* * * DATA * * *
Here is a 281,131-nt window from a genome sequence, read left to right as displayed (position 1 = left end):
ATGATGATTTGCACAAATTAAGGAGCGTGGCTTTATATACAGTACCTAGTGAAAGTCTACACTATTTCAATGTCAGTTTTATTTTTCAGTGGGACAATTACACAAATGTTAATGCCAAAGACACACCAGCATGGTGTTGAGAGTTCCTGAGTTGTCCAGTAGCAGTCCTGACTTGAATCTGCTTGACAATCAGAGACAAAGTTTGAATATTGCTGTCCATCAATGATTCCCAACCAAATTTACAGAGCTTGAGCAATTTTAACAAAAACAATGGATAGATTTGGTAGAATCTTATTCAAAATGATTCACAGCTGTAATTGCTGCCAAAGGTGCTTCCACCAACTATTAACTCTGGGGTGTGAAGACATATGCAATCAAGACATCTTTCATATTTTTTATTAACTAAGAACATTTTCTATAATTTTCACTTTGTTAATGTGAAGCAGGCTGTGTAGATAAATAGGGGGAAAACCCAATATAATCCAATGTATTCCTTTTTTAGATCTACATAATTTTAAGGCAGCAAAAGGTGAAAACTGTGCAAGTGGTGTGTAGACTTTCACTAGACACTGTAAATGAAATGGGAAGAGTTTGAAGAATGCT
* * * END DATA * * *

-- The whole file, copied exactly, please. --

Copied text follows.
Here is a 281,131-nt window from a genome sequence, read left to right as displayed (position 1 = left end):
ATGATGATTTGCACAAATTAAGGAGCGTGGCTTTATATACAGTACCTAGTGAAAGTCTACACTATTTCAATGTCAGTTTTATTTTTCAGTGGGACAATTACACAAATGTTAATGCCAAAGACACACCAGCATGGTGTTGAGAGTTCCTGAGTTGTCCAGTAGCAGTCCTGACTTGAATCTGCTTGACAATCAGAGACAAAGTTTGAATATTGCTGTCCATCAATGATTCCCAACCAAATTTACAGAGCTTGAGCAATTTTAACAAAAACAATGGATAGATTTGGTAGAATCTTATTCAAAATGATTCACAGCTGTAATTGCTGCCAAAGGTGCTTCCACCAACTATTAACTCTGGGGTGTGAAGACATATGCAATCAAGACATCTTTCATATTTTTTATTAACTAAGAACATTTTCTATAATTTTCACTTTGTTAATGTGAAGCAGGCTGTGTAGATAAATAGGGGGAAAACCCAATATAATCCAATGTATTCCTTTTTTAGATCTACATAATTTTAAGGCAGCAAAAGGTGAAAACTGTGCAAGTGGTGTGTAGACTTTCACTAGACACTGTAAATGAAATGGGAAGAGTTTGAAGAATGCT